276. Creedence Clearwater Revival – Bad Moon Rising (1969)

Early autumn 1969 in the UK was surprisingly mild, reaching 20C in London in early October. Following the sci-fi apocalyptic worldview of In the Year 2525 (Exordium and Terminus) at number 1, US rock act Creedence Clearwater Revival brought further warnings of the planet’s destruction with Bad Moon Rising.

And there was tension in the air on the warm streets of the capital, with police evicting squatters of the London Street Commune from 144 Piccadilly on 21 September, the day after it went to number 1. A week later on 28 September, the National Trust acquired ownership of the island of Lundy.

1 October saw the Post Office become a statutory corporation. Four days later, the first episode of classic surreal comedy series Monty Python’s Flying Circus was broadcast on BBC Two. Breaking new ground in comedy meant baffled audiences at first, but John Cleese, Graham Chapman, Michael Palin, Terry Jones, Eric Idle and Terry Gilliam would become comedy legends in time. And on Bad Moon Rising‘s 21st and last day at number 1, the Labour government accepted the recommendations of Lord Hunt’s report on policing in Northern Ireland, including the abolition of the Ulster Special Constabulary.

But back to Bad Moon Rising. Despite being one of the biggest American acts of the period, Creedence Clearwater Revival never scored a number 1 single in the US, and this was their sole chart-topper in the UK.

CCR’s main man, John Fogerty, was born in Berkeley, California in May 1945. His childhood was tough – in his memoir Fortunate Son he revealed that the Catholic School he attended would let him wet himself rather than take a trip to the toilet. His parents were alcoholics and divorced while he and his older brother Tom were still young.

In junior high school in 1959 he met Doug Clifford and Stu Cook. They formed a group called the Blue Velvets, who would play jukebox standards. They would also perform as Tom’s backing band, and before long he joined the Blue Velvets too. In 1964 they signed with the jazz label Fantasy Records. Before their first release under their ill-advised name change to the Golliwogs, the band switched roles. Clifford remained on drums, with Cook changing from piano to bass and most importantly, Tom was demoted from vocals to lead guitar, and John became the frontman and songwriter.

After two years, the Golliwogs’ existence was threatened (can’t believe I’ve just typed that) when John and Clifford chose to enlist in the army to avoid conscription, an experience which John hated. In 1967 Fantasy Records was bought by Saul Zaentz, who offered the Golliwogs the chance to record an album, providing they came up with a new name. Desperate for the group to avoid any accusations of racism, he accepted their first idea. ‘Creedence’ came from Tom, who had a friend, Credence Newball. ‘Clearwater’ was inspired by a commercial for Olympia Brewing Company, and ‘Revival’ represented their newfound commitment to the band.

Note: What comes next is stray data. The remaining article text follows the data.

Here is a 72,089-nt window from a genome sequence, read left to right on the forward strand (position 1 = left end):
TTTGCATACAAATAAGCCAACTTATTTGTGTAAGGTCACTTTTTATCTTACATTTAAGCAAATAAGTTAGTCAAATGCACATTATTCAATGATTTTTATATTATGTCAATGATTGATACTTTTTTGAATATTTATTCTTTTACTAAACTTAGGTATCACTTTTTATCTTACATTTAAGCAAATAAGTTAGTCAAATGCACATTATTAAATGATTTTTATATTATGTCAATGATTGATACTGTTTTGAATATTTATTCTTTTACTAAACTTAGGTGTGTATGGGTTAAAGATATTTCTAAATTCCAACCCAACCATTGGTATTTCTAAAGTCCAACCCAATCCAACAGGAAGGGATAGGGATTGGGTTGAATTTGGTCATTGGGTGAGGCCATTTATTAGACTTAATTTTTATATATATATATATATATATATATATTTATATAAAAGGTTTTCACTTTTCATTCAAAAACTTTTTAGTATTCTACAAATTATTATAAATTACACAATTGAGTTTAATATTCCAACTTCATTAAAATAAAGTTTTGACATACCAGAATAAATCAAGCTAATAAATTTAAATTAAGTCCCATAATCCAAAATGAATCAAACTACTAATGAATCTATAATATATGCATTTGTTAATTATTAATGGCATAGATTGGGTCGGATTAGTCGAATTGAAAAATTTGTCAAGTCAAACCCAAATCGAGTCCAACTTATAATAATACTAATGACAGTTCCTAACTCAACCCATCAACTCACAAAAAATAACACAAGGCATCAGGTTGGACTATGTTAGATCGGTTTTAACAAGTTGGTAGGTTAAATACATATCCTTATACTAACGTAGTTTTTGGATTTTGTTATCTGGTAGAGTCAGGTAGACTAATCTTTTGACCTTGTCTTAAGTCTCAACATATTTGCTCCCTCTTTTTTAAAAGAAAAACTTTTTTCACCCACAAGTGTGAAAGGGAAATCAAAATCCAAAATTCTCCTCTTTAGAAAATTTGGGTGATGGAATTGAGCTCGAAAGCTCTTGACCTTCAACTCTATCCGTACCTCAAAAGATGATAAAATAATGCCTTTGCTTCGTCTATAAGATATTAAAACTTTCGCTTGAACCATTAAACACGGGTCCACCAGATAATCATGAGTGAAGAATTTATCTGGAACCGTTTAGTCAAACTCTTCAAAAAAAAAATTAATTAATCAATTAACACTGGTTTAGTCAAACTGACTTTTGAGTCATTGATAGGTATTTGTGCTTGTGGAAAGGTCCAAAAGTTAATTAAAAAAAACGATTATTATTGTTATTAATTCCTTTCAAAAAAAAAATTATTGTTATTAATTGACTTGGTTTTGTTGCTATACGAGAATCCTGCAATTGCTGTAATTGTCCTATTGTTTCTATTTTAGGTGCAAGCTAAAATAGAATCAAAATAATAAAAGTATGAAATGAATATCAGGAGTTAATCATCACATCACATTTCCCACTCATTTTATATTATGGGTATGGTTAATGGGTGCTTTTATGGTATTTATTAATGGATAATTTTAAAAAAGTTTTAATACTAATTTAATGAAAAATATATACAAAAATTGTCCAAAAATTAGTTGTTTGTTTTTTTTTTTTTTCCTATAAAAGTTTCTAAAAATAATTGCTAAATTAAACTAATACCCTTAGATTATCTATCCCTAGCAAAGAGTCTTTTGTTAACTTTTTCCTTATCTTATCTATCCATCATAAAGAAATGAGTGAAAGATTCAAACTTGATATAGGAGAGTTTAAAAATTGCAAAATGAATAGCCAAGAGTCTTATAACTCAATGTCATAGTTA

Creedence Clearwater Revival were born in January 1968, with John and Clifford discharged from service, all four concentrated solely on their band. Debut single Porterville didn’t chart but their follow-up, a cover of 1956 rockabilly tune Susie Q did. Their eponymous debut LP was released that year too, featuring a mix of covers and original material from John.

It was while working on the follow-up, 1969’s Bayou Country, that they came up with one of their best-known songs. Proud Mary peaked at number two on the Billboard charts, and went to number eight here. It became their most-covered song, with the 1971 version by Ike and Tina Turner the best-known version.

CCR were working fast, and while Proud Mary was in the charts they were already at work on their third album Green River. Bad Moon Rising became the lead single. John Fogerty was inspired to write it after witnessing a scene with a hurricane while watching 1941 fantasy The Devil and Daniel Webster.

Following the hokum of Zager and Evans’ number 1, Bad Moon Rising is a song about the end of the world done right. Set to an uptempo, almost skiffle-style strum, the lyrics, telling of freakish weather that’s going to destroy us all, have only become more meaningful over the years. If what we read is true, and I’d put money on it being so, we’re not far off a bad moon rising at all.